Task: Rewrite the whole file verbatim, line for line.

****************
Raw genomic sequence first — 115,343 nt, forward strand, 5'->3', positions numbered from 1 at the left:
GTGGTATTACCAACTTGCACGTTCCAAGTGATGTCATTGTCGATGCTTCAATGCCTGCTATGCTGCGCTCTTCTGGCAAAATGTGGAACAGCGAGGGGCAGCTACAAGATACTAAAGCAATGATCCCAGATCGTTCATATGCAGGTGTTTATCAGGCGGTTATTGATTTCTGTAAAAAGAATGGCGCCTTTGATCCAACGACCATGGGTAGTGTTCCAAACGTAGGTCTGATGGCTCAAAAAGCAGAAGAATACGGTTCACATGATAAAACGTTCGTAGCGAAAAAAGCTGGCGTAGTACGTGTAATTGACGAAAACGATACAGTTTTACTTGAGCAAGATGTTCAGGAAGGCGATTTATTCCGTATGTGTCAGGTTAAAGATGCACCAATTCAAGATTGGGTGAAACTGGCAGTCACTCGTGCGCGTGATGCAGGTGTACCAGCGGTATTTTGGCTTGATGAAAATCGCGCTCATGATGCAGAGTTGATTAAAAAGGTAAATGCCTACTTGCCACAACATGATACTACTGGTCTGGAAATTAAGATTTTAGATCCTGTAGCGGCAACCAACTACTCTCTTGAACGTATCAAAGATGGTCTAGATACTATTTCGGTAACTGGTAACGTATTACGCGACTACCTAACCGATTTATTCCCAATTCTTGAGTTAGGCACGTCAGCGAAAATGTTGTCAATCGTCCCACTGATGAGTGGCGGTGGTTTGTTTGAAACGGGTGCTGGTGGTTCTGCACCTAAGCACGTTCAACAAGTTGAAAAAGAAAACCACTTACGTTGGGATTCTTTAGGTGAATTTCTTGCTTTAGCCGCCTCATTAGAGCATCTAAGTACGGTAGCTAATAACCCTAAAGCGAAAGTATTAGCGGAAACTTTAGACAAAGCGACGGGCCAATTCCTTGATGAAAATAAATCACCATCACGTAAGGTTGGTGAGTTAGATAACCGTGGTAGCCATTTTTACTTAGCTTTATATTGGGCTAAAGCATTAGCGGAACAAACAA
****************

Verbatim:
Raw genomic sequence first — 115,343 nt, forward strand, 5'->3', positions numbered from 1 at the left:
GTGGTATTACCAACTTGCACGTTCCAAGTGATGTCATTGTCGATGCTTCAATGCCTGCTATGCTGCGCTCTTCTGGCAAAATGTGGAACAGCGAGGGGCAGCTACAAGATACTAAAGCAATGATCCCAGATCGTTCATATGCAGGTGTTTATCAGGCGGTTATTGATTTCTGTAAAAAGAATGGCGCCTTTGATCCAACGACCATGGGTAGTGTTCCAAACGTAGGTCTGATGGCTCAAAAAGCAGAAGAATACGGTTCACATGATAAAACGTTCGTAGCGAAAAAAGCTGGCGTAGTACGTGTAATTGACGAAAACGATACAGTTTTACTTGAGCAAGATGTTCAGGAAGGCGATTTATTCCGTATGTGTCAGGTTAAAGATGCACCAATTCAAGATTGGGTGAAACTGGCAGTCACTCGTGCGCGTGATGCAGGTGTACCAGCGGTATTTTGGCTTGATGAAAATCGCGCTCATGATGCAGAGTTGATTAAAAAGGTAAATGCCTACTTGCCACAACATGATACTACTGGTCTGGAAATTAAGATTTTAGATCCTGTAGCGGCAACCAACTACTCTCTTGAACGTATCAAAGATGGTCTAGATACTATTTCGGTAACTGGTAACGTATTACGCGACTACCTAACCGATTTATTCCCAATTCTTGAGTTAGGCACGTCAGCGAAAATGTTGTCAATCGTCCCACTGATGAGTGGCGGTGGTTTGTTTGAAACGGGTGCTGGTGGTTCTGCACCTAAGCACGTTCAACAAGTTGAAAAAGAAAACCACTTACGTTGGGATTCTTTAGGTGAATTTCTTGCTTTAGCCGCCTCATTAGAGCATCTAAGTACGGTAGCTAATAACCCTAAAGCGAAAGTATTAGCGGAAACTTTAGACAAAGCGACGGGCCAATTCCTTGATGAAAATAAATCACCATCACGTAAGGTTGGTGAGTTAGATAACCGTGGTAGCCATTTTTACTTAGCTTTATATTGGGCTAAAGCATTAGCGGAACAAACAA